Ghost-writing Your Own Book (16/11)

I was half-right, half-wrong about the silver lining I had identified after “The Disaster“.

(For those who don’t want to go re-read the blog-like eulogy to my writing of a few days back, here is a quick summary…No! Tough – I’m not para-quoting it. Go read it, lazy-eye-bones!)

The scene in particular was a dialogue heavy scene, introducing two characters, answering a layer of the mysteries I’ve been weaving, and, in a mis-guided desire to write a perfect first novel, an attempt at passing the Bechdel Test.  For those who aren’t familiar with said test, it’s summed up as a pass/fail test for media of any sorts. If your story/movie/tv show has “…at least two women in it, who talk to each other, about something besides a man”, then congratulations – you’ve a passing grade. It sounds easy, sounds REALLY straightforward, and yet there are fewer passes than you might think. So I have decided that if I am going to do this writing thing with any amount of seriousness, I’m going to do my best to get off on the right foot. And so an attempt is being made!

That was a bit of the silver lining I hadn’t expected – I can work that in without massive effort, and I think it’s worth doing, if only to make me think about such things more prominently in future. The other bit of the silver lining was also the re-writing effort, that was a struggle.

To write something from scratch relies on getting some kind of momentum going in your work. You start slow, and then as the ideas take form and the story begins to gain detail, it picks up speed, and the bigger picture starts to come together, which makes you write faster and…etc. When you lose said writing, to re-approach it is slightly different – you have a head full of half-remembered sentences, turns of phrase and good ideas. You start off with a lot more speed as you KNOW how this thing goes, which is great. There you are, wind in your face, tears streaming from your eyes as you type at a speed that really should bring with it a warning about safety goggles, and then you hit that first, really cool phrase that you used last time ’round, and…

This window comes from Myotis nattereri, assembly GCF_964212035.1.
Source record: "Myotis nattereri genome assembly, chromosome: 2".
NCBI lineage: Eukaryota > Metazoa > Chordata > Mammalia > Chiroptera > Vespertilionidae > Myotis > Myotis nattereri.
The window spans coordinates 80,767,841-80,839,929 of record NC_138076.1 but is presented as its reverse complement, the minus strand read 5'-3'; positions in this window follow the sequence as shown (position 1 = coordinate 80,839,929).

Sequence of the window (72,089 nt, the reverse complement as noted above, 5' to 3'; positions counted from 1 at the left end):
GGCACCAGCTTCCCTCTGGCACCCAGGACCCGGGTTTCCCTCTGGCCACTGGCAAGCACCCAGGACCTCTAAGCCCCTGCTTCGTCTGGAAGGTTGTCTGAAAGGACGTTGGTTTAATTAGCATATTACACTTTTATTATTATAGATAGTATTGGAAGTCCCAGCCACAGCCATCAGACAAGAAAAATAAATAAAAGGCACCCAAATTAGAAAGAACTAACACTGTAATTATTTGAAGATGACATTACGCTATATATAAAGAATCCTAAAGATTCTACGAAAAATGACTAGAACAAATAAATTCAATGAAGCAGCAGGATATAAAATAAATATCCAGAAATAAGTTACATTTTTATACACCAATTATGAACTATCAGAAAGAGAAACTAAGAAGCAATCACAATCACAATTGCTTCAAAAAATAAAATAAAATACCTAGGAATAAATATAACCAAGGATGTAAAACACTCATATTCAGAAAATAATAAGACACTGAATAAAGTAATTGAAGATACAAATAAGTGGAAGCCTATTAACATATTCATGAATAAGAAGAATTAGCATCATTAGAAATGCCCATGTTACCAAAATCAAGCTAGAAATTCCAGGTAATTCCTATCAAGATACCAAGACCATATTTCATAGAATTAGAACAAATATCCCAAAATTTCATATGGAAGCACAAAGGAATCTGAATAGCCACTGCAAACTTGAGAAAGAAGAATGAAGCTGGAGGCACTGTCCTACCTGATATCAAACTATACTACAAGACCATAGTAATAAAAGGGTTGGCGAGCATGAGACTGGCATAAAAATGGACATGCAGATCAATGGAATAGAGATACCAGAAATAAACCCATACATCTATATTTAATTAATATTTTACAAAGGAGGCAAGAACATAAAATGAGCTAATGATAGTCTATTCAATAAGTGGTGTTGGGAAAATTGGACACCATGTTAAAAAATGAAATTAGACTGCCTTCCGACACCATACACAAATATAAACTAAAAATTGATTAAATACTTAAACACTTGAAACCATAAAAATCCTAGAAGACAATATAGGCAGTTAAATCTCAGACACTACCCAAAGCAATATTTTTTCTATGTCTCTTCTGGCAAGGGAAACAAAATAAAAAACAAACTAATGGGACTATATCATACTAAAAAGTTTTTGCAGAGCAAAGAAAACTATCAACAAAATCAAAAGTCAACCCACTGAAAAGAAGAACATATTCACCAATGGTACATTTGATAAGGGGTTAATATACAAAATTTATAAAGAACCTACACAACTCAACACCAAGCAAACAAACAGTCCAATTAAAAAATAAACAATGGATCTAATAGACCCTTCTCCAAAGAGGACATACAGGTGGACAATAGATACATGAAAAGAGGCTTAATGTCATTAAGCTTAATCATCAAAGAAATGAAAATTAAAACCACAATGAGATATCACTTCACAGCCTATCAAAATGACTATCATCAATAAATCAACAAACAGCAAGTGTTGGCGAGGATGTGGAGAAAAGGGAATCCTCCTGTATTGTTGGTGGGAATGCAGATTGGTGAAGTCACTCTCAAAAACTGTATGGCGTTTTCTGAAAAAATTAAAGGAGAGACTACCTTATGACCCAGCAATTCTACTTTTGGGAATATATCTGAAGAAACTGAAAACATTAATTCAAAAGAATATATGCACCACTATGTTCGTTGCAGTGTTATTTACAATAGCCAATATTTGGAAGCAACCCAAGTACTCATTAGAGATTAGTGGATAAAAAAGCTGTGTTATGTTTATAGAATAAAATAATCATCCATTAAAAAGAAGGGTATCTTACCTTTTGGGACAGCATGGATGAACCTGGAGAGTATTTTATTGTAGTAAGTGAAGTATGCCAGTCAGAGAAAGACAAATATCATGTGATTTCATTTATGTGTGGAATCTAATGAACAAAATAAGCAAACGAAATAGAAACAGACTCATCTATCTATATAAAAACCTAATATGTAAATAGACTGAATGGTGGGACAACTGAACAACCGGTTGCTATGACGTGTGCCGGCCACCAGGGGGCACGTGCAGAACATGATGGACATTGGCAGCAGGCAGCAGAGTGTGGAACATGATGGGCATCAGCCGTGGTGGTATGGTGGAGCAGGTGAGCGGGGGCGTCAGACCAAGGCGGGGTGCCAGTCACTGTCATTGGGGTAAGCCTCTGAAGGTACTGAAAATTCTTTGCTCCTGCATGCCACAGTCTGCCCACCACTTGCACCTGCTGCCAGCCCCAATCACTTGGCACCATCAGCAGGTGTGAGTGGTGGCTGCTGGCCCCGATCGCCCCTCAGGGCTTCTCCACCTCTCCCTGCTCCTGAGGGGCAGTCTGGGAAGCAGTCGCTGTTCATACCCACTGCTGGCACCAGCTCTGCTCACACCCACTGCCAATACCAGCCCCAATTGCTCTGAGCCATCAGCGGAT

And you can’t remember it properly.

I mean, you know what it is. It was that thing that lady says, just as she opens the door. But…is there a word missing? It feels sort of clunky. It can’t be right. What’s that missing word? During all this second-guessing and forensic wordsmithery, my metaphor has gone careering off the road and landed you in a ditch, your back wheel spinning in the air. This is the downside – for all that work you did, all those great ideas and stylised words that made the writing indelibly yours, you will now proceed to literally re-write it, and whilst this may work out, it’s going to take a long time to do so.

How do I know this? I spent a lot of time myself trying to so. And it didn’t matter that I knew it was the wrong thing to do, part of my brain kept running to the front, like an eager trivia nerd who has a very specific field of knowledge. Once he gets a question at a trivia night he can answer there is no stopping him, no shutting him up. Just like my brain.
My brain is an eager trivia team nerd.

End of Day Word Count: 22,077. (And finally back into the realm of “Never Been Written Before”)

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~ by nick on November 17, 2013.

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